Member Feature: An Insect’s View

31 May

Fueled by a sense of adventure, Matthew Cicanese partnered his love for the outdoors and environmental studies degree with a passion for art.

You might find Matthew Cicanese laying on his back, in the woods, inspecting a decomposing log covered with moss and lichen. His subject clearly laid out before him, he gets to work documenting the intricate filaments of the fungi with his camera. He might also find an ant feasting on a fly, a beetle perusing the wood, or a spider ready to pounce on prey.

Matthew, a 2011 initiate of the Florida Southern Circle, photographer, artist, and former National Geographic Young Explorer approaches the entire forest, but especially these small organisms, with a mix of curiosity, excitement, and awe. “Sometimes hikers will see me there, on the ground, and wonder what I’m doing,” he said with a laugh. “But, I love the sense of discovery when you flip over a rock.”

With millions of species to elect as ones’ focus—the majestic species of the African plains, the cute and the cuddly category of panda bears and seals, the downright bizarre creatures found on social media like the star-nose mole—his concentration on insects and primarily lichen, a mere fungus, begs the obvious question, why lichen?

As with most of our career choices, the answer involves a few windy paths that stem from something close to our hearts. One is that Cicanese thinks of lichen as the forest’s underdog, a position he found himself in early in life. He contracted penicillin-resistant meningitis as a baby and nearly died before he reached his first birthday. He lost all of the motor skills he had learned up to that point, and his doctors expected that if he survived, he would live with severe disabilities for the rest of his life. Luckily Cicanese surpassed all expectations and survived his illness with limited damage. His recovery and therapy required large hearing aids, bi-focal glasses, and an eye patch to strengthen his weak eye throughout childhood. He also received a cochlear implant, an electronic device that acts as an inner ear. He said he was determined “to do everything the other kids did,” so he played soccer, learned karate, and was a Boy Scout.

But what captured his focus was his Florida backyard and a two-megapixel point and shoot camera that his uncle gave him when he turned 14. He spent most of his childhood playing outside, climbing trees, and catching bugs and snakes with his siblings. The slight deprivation in sight and hearing actually made his senses sharper. With the camera he could begin to capture his life—his unique way of experiencing the world. He says, “[the camera] was my missing link. It allowed me to connect with the world in new ways.”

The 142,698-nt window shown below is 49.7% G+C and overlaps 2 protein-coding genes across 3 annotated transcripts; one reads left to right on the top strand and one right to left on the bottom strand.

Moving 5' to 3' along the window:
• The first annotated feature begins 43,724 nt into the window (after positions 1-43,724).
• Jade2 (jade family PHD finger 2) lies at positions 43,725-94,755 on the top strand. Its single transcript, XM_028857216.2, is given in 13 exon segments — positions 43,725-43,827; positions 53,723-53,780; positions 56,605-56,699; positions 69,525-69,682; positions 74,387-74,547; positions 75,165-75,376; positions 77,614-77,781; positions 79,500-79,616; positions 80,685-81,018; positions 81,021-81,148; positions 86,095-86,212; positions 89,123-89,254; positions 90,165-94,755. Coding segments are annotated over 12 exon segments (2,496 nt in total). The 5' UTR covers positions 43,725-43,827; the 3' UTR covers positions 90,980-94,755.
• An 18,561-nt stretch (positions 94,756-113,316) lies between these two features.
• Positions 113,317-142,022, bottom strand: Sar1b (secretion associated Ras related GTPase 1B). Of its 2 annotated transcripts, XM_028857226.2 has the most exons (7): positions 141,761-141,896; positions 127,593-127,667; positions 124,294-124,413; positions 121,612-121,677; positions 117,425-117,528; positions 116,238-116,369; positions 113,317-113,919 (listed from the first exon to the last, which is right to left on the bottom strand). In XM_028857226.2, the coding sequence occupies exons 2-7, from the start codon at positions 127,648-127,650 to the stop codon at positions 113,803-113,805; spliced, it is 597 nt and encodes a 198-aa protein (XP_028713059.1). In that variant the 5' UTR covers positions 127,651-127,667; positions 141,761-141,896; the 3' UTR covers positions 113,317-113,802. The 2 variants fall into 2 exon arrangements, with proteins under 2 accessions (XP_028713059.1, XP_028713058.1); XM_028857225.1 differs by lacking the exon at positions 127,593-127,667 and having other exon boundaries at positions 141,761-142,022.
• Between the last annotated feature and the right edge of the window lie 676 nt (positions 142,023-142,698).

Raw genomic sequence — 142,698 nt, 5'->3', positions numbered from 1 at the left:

That connection to the world centered around nature. There, he discovered species large and small, but what he came to love most are the surprises—the often overlooked plants and tiny creatures—that Cicanese believes “are as interesting as pictures of open fields that everyone loves.”

Though Cicanese will invoke the magic of these small plants, he’s also inspired by their real and true purpose. While plants are often overlooked, they are also the building blocks of the entire ecosystem. Cryptograms, the category of seedless vascular plants including moss and lichen, consume dead matter and absorb heavy metals to create rich soil, which creates the vast plant life that supports the entire ecosystem.

“My curiosity about nature as a kid drove me to learn about what I was experience and seeing,” he said. Cicanese majored in environmental studies at Florida Southern College. There, his photography took a backseat to more traditional media studies and an environmental education, followed by field internships with the U.S. Fish and Wildlife Service, the Sarasota Dolphin Research Program, and then with Duke University’s Lichen Laboratory.